The pace of work is outpacing our ability to keep up. AI is poised to create a whole new way of working, according to a new report from Microsoft.
We’re all carrying digital debt: the inflow of data, emails, meetings, and notifications has outpaced humans’ ability to process it all. And the pace of work is only intensifying. Everything feels important, so we spend our workdays trying to get out of the red.
A new report from software giant Microsoft, based on a survey of more than 31,000 people in 31 countries, and analysing trillions of Microsoft 365 productivity signals, along with labour trends from the LinkedIn Economic Graph, suggests that organisations that embrace AI will unleash creativity and unlock productivity for everyone—ushering in a new wave of productivity growth and value creation.
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The report reveals three key trends that business leaders need to take note of: digital debt is costing us innovation; employees increasingly view AI as an ally; all employees need AI aptitude.
“Employees need to build AI aptitude to embrace a new world of working with AI as a copilot,” says Aliya Nazarkasimova, Director, Modern Work, Central Europe at Microsoft.
“We found that it’s essential that employees learn when to leverage AI, how to write great prompts, how to evaluate creative work, and how to check for bias.”
Worldwide, nearly two in three people (64 per cent) say they struggle with having the time and energy to do their job—and those people are three and a half times more likely to also struggle with innovation and strategic thinking. In Poland, workers are more than four times more likely to struggle with innovation and creative thinking.
At the same time, sixty per cent of business leaders around the world are already feeling the effects, saying that a lack of innovation or breakthrough ideas on their teams is a concern. For Central Europe the figures are only slightly lower: 56 per cent in Czechia and 51 per cent in Poland.
AI, the workers’ ally
Amid broad concerns of AI replacing jobs, the Microsoft report reveals an unexpected insight: employees are more eager for AI to lift the weight of work than they are afraid of job loss to AI.
Globally, while 49 per cent of people say they’re worried AI will replace their jobs, even more—70 per cent—would delegate as much work as possible to AI in order to lessen their workloads.
Although in Central Europe these figures are slightly lower, they are in keeping with the global trend that no longer views AI as a threat but as a potential ally.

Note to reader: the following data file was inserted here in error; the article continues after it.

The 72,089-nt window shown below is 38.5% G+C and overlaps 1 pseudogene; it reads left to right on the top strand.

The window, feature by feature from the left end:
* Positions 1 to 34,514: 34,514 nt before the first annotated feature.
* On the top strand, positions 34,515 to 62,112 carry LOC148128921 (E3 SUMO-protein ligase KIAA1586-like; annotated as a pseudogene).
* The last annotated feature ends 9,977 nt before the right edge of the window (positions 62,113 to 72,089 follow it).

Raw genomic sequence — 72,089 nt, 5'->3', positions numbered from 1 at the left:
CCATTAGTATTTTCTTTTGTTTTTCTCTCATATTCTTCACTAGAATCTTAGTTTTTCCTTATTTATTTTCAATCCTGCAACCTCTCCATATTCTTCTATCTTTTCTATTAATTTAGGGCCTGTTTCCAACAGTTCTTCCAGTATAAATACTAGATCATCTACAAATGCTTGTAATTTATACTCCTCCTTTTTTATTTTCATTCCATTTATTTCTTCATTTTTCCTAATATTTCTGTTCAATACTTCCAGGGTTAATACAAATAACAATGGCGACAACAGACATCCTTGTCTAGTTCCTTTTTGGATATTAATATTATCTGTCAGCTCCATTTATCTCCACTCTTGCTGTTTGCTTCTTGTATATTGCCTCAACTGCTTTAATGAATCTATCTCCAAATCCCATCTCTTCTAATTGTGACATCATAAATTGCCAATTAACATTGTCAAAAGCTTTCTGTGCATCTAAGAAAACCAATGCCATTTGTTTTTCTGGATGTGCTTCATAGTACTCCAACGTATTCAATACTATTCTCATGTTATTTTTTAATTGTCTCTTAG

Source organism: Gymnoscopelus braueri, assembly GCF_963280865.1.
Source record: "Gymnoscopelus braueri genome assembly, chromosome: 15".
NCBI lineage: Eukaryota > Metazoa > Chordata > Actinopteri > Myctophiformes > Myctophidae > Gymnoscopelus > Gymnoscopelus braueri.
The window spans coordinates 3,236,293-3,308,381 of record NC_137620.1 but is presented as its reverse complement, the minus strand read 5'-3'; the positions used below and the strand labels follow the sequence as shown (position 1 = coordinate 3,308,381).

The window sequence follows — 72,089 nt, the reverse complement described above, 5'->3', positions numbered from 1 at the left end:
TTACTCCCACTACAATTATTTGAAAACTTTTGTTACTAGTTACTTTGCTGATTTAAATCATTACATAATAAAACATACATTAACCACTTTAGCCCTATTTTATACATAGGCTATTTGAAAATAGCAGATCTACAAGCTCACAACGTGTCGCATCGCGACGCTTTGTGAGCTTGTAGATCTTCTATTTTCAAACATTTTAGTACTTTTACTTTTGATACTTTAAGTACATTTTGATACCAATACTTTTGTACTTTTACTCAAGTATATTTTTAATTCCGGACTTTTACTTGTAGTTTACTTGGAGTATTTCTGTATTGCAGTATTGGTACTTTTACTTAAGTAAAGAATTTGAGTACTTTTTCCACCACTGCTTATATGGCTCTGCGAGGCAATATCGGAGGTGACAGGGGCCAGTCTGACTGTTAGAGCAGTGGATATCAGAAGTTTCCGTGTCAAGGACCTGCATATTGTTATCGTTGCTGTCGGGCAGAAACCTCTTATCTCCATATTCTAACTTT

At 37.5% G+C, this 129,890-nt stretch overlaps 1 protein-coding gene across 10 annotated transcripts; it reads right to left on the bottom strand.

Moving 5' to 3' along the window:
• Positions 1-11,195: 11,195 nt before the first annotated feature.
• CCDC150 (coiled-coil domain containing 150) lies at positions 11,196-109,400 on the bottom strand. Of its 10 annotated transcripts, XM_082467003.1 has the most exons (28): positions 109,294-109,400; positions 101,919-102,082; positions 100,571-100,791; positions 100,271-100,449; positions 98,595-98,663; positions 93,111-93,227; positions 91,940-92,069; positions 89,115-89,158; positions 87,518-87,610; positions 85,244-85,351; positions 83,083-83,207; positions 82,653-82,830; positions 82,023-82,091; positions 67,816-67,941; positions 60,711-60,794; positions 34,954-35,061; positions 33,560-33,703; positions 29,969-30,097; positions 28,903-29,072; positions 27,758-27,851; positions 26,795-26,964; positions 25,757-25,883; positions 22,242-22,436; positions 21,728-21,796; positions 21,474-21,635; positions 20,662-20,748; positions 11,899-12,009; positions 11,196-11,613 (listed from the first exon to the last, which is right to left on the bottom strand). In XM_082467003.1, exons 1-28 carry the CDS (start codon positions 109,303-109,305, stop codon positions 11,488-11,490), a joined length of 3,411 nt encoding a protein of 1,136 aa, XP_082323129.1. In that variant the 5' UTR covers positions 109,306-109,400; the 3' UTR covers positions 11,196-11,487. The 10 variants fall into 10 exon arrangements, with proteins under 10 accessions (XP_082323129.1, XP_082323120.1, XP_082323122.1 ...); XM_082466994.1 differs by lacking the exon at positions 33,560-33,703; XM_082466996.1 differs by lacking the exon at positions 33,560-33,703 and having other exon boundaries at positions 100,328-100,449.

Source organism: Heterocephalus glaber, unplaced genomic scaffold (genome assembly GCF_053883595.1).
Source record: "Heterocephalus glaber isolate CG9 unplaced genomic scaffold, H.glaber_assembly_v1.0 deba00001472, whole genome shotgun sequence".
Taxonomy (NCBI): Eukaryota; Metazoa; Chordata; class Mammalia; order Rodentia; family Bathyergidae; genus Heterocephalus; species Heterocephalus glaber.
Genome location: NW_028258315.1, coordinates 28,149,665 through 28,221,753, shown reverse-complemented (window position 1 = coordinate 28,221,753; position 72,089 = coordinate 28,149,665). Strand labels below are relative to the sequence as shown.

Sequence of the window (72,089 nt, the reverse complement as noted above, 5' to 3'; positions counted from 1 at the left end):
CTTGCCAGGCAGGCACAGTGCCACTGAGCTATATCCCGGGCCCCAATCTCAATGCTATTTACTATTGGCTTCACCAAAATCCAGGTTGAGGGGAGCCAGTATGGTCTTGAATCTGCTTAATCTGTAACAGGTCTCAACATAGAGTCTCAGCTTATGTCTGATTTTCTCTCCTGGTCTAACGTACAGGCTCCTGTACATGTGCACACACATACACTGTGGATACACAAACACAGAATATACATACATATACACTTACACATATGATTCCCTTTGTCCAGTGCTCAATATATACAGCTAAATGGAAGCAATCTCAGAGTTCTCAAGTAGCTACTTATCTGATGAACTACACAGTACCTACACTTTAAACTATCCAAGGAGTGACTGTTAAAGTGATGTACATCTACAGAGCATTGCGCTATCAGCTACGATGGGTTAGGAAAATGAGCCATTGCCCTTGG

In Czechia, 34 per cent of workers fear AI replacing them, while in Poland the figure is 45 per cent. Nevertheless, 59 per cent of Czechs would be happy delegating to AI, as would 61 per cent of Poles.
The advantages for employees who embrace AI can be significant and positively impactful, and employers should offer the tools their employees need, Nazarkasimova believes.
“Our research shows that employees are thinking about how they can benefit from using AI in all kinds of work – the administrative, but also the analytical and even creative aspects – so leaders must seize this moment to equip teams with the tools and resources needed to thrive in an AI-powered future.”
And the AI optimism doesn’t stop there. Almost two thirds of workers in Central Europe believe it can enhance creativity, from formulating ideas for their work to editing their work. It appears that the more people understand AI, the more they see its promise to help with the most meaningful parts of their jobs. For example, 87 per cent of workers in creative roles who are extremely familiar with AI said they’d be comfortable using AI for creative aspects of their job.
Nevertheless, the paradigm shift to AI as copilot requires a whole new way of working—and a new AI aptitude.
The report suggests that working alongside AI—using natural language—will be as inherent to how we work as the internet and the PC.
Skills like critical thinking and analytical judgment, complex problem solving, and creativity and originality are new core competencies—and not just for technical roles or AI experts. Leaders are already aware of this: 82 per cent globally and more than 77 per cent in Central Europe.
The flipside is that more than half of people do not feel that currently have the necessary skills. AI will open new paths for learning, but success depends on leaders equipping employees for an AI-powered future.
“While most employees are ready to embrace AI in the workplace, our research also revealed some concerns about what it will mean for their industry and their jobs,” Nazarkasimova tells Emerging Europe.
“That’s why it’s important to build trust and ensure AI systems are designed with ethics, fairness, and inclusivity in mind. We feel a profound sense of responsibility to get this right. If we lead with transparency and ensure humans are at the centre of every decision, we can use this technology to create a more promising future for everyone.”
This article is part of Digital Future of CEE, a regional discussion series, powered by Emerging Europe, Microsoft and PwC.
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